Quantification of swelling clays in mineral mixtures and rocks using infrared spectroscopy.

GEDDES, Jill. (2006). Quantification of swelling clays in mineral mixtures and rocks using infrared spectroscopy. Doctoral, Sheffield Hallam University (United Kingdom)..

Full text not available from this repository.

Abstract

The use of a chemometric method, partial least squares (PLS) regression and the infrared technique, diffuse reflectance infrared Fourier transform spectroscopy (DRIFTS) was developed for the quantification of minerals in synthetic mixtures and sandstone rocks. Particular emphasis was directed towards quantifying swelling clays since the proportion of swelling minerals present in a reservoir rock influence the composition of fluids injected into the rock to enhance oil recovery. In the first study, the capability of PLS with DRIFTS was demonstrated when low quantities of swelling mineral, smectite, were determined in synthetic mixtures with the non-swelling mineral, kaolinite, and an additional mineral, calcite. A substantial improvement in the detection limit of smectite was found using this method since lower quantities could be determined (with a maximum error of 3.8 wt%) than had been determined by previous workers using a peak fitting technique. An initial investigation of seven different types of sandstone rocks was carried out by visual inspection of XRD traces of powder and rock samples. In this work mineralogical heterogeneity was found along the length of the different sandstone cores investigated. Ideally a representative sample would be one collected from a of ball milled sample of a large portion of a core. The main programme of research was the development of a PLS model consisting of eleven mineral components, to resemble the composition of a real sandstone. This PLS model was used for the quantification of components in synthetic mineral mixtures using their DRIFTS spectra. The maximum error for predicting all the components was +/-2.8 wt%. This was in the same order as errors reported by other workers for quantification of minerals using XRD.The same PLS model was used to quantify components in seven different types of sandstone and the results have been compared with studies by independent investigators using different techniques. The PLS model predicted components in the sandstones which contained relatively high concentrations of feldspars and clays, accurately, with all components predicted within +/-2.8 wt%. PLS model was optimized in order to obtain more accurate quantification of components in the sandstones, in particular for the "cleaner" sandstones, i.e. those which contained low concentrations of feldspars and clays. Some improvement in accuracy was found. The PLS model developed in this thesis, however, was most accurate for prediction of components in sandstones which contained higher concentrations of feldspars and clays.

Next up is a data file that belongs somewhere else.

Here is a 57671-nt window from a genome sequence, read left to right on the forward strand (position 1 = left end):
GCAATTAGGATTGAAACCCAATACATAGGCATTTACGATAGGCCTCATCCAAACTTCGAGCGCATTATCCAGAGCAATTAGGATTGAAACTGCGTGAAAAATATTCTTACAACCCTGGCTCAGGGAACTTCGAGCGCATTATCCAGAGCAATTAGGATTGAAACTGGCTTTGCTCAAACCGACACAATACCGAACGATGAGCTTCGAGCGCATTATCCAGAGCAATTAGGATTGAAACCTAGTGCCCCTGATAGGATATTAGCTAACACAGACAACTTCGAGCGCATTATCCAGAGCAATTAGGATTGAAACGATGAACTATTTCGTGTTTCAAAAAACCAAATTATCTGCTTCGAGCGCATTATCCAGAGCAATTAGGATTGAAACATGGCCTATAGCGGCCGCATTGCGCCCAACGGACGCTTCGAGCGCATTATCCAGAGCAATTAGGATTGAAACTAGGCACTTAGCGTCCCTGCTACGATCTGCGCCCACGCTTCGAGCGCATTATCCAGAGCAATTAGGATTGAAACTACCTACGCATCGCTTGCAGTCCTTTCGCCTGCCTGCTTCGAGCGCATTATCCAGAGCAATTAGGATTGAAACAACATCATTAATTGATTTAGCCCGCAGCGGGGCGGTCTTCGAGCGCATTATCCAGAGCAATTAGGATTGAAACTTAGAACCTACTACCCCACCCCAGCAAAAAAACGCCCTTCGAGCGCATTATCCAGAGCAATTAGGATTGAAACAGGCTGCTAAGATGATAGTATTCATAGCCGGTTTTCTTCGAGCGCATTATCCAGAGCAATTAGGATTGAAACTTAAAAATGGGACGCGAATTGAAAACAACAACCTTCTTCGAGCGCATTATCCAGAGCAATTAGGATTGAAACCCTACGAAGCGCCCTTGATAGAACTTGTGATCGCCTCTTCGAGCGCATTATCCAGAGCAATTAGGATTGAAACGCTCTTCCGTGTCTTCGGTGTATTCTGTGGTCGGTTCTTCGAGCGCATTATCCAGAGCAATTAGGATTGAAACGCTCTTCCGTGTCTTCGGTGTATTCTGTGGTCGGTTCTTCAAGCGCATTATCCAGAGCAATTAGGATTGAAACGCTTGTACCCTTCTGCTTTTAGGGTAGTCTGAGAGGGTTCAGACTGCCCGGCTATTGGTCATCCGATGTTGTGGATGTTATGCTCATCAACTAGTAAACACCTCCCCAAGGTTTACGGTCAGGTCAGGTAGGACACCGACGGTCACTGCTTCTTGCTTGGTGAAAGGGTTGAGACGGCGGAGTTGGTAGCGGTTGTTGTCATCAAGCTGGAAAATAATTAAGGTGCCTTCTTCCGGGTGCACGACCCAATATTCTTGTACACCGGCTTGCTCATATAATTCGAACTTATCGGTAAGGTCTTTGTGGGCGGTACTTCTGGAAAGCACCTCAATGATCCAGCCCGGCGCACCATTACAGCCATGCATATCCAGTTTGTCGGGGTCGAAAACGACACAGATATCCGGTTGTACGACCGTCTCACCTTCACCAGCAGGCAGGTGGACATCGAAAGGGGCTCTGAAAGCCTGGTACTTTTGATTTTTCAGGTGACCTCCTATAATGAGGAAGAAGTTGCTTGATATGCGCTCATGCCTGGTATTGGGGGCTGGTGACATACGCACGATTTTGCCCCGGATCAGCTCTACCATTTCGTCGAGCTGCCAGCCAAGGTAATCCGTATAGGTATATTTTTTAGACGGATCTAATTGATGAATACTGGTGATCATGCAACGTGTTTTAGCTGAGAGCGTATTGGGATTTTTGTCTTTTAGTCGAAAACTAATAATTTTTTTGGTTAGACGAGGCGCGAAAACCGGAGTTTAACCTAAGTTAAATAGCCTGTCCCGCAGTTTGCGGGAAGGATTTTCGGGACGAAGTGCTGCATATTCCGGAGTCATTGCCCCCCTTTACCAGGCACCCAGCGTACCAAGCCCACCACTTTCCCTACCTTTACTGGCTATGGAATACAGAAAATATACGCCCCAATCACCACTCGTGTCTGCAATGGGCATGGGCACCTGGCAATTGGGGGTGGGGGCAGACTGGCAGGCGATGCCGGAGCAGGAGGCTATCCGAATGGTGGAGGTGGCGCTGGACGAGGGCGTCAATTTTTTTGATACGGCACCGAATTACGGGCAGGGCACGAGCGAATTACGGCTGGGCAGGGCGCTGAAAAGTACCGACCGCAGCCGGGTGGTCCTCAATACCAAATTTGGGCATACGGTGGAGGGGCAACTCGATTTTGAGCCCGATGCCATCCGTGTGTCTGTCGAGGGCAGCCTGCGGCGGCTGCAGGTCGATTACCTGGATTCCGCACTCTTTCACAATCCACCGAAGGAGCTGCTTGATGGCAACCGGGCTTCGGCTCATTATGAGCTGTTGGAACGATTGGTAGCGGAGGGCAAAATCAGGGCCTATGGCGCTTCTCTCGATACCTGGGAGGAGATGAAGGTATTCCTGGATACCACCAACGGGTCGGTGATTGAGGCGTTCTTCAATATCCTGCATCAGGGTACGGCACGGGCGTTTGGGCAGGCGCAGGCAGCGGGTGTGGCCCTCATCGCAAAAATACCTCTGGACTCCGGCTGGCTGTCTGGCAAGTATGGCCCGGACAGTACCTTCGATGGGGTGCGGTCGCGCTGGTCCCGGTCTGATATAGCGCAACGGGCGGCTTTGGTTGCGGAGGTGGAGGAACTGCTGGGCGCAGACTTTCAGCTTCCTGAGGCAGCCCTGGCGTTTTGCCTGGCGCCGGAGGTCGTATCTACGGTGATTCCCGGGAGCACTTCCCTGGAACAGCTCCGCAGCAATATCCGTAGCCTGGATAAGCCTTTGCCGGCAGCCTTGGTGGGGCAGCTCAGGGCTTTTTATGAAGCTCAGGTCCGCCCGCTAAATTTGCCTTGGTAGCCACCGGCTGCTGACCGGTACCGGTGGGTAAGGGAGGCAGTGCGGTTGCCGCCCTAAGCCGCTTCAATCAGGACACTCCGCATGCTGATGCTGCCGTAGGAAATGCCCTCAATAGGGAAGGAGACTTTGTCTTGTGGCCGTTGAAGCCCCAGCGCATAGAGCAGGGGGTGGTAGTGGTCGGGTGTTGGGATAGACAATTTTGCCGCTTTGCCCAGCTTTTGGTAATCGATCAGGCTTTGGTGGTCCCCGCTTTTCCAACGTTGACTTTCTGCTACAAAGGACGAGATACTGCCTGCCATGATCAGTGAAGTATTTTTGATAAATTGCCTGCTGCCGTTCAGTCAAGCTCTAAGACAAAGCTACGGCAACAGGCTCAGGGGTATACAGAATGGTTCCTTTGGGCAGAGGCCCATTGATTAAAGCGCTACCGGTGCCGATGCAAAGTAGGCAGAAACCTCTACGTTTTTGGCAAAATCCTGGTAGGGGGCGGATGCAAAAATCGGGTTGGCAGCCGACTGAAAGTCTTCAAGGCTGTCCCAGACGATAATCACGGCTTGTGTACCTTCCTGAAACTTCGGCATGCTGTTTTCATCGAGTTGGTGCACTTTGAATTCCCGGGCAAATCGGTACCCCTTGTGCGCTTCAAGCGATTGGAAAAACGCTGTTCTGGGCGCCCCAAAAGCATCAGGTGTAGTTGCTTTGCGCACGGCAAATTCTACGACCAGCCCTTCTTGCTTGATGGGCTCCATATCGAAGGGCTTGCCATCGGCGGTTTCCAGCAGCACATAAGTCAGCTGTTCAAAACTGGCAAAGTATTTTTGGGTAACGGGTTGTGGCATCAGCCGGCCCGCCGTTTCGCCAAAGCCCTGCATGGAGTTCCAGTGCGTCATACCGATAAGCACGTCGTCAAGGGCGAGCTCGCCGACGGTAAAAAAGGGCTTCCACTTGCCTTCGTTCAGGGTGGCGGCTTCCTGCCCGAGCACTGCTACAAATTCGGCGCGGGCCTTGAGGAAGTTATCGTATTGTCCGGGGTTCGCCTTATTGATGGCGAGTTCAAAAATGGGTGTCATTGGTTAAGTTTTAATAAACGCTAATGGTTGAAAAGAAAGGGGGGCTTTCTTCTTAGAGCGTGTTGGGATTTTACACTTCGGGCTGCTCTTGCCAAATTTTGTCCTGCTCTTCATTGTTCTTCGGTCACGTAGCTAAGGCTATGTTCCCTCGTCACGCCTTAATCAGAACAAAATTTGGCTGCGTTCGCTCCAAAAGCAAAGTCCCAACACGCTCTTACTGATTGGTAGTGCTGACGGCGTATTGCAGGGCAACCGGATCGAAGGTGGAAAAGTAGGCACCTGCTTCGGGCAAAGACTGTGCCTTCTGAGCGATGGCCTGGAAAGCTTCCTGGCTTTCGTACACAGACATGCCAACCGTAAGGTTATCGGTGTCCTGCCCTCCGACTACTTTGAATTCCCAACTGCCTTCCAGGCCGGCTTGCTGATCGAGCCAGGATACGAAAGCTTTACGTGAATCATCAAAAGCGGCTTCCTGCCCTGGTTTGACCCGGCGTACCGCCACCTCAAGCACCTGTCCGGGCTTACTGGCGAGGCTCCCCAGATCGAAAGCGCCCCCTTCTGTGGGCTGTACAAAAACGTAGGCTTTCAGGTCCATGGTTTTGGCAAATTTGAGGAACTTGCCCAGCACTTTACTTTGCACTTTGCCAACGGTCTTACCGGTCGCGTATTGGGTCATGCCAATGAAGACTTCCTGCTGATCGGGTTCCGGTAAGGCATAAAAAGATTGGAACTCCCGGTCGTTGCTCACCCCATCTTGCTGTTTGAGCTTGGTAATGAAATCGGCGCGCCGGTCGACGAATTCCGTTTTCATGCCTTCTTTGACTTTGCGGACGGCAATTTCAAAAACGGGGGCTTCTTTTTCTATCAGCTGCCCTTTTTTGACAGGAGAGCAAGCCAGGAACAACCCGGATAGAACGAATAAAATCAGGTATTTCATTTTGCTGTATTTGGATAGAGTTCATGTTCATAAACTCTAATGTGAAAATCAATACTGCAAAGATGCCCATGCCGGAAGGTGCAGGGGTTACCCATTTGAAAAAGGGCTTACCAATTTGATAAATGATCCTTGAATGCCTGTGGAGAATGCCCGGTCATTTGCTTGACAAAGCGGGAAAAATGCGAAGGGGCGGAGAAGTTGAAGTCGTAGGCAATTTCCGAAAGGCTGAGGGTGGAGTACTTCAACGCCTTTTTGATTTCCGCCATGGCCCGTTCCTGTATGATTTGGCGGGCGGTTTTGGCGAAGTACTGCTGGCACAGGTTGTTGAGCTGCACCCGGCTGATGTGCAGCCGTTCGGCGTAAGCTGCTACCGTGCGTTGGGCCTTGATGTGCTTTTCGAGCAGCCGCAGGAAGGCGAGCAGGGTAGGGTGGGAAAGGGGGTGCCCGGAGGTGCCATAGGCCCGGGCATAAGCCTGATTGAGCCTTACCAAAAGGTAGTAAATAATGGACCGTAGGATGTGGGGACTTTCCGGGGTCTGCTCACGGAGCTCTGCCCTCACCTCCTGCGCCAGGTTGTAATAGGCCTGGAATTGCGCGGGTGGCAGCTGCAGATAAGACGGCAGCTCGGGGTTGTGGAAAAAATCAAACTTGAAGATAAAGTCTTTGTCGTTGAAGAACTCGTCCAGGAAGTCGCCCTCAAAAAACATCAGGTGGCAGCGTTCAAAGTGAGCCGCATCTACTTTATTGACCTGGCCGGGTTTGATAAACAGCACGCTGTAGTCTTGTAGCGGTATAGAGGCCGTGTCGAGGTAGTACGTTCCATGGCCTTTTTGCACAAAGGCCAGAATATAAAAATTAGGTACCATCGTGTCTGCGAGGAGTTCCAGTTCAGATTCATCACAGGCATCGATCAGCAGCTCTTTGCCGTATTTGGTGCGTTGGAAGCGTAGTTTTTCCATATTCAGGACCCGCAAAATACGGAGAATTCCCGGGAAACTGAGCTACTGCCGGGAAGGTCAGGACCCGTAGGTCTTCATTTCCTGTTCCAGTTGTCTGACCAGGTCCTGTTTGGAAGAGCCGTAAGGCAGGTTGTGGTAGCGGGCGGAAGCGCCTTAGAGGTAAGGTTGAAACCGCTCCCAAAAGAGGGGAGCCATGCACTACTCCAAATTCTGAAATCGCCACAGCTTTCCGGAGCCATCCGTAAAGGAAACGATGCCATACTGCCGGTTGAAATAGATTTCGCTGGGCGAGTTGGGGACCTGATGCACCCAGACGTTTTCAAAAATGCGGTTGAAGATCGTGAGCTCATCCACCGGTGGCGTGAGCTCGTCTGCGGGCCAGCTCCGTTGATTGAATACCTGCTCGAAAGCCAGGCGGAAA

Item Type: Thesis (Doctoral)
Additional Information: Thesis (Ph.D.)--Sheffield Hallam University (United Kingdom), 2006.
Research Institute, Centre or Group: Sheffield Hallam Doctoral Theses
Depositing User: EPrints Services
Date Deposited: 10 Apr 2018 17:19
Last Modified: 10 Apr 2018 17:19
URI: http://shura.shu.ac.uk/id/eprint/19682

Actions (login required)

View Item View Item

Downloads

Downloads per month over past year

View more statistics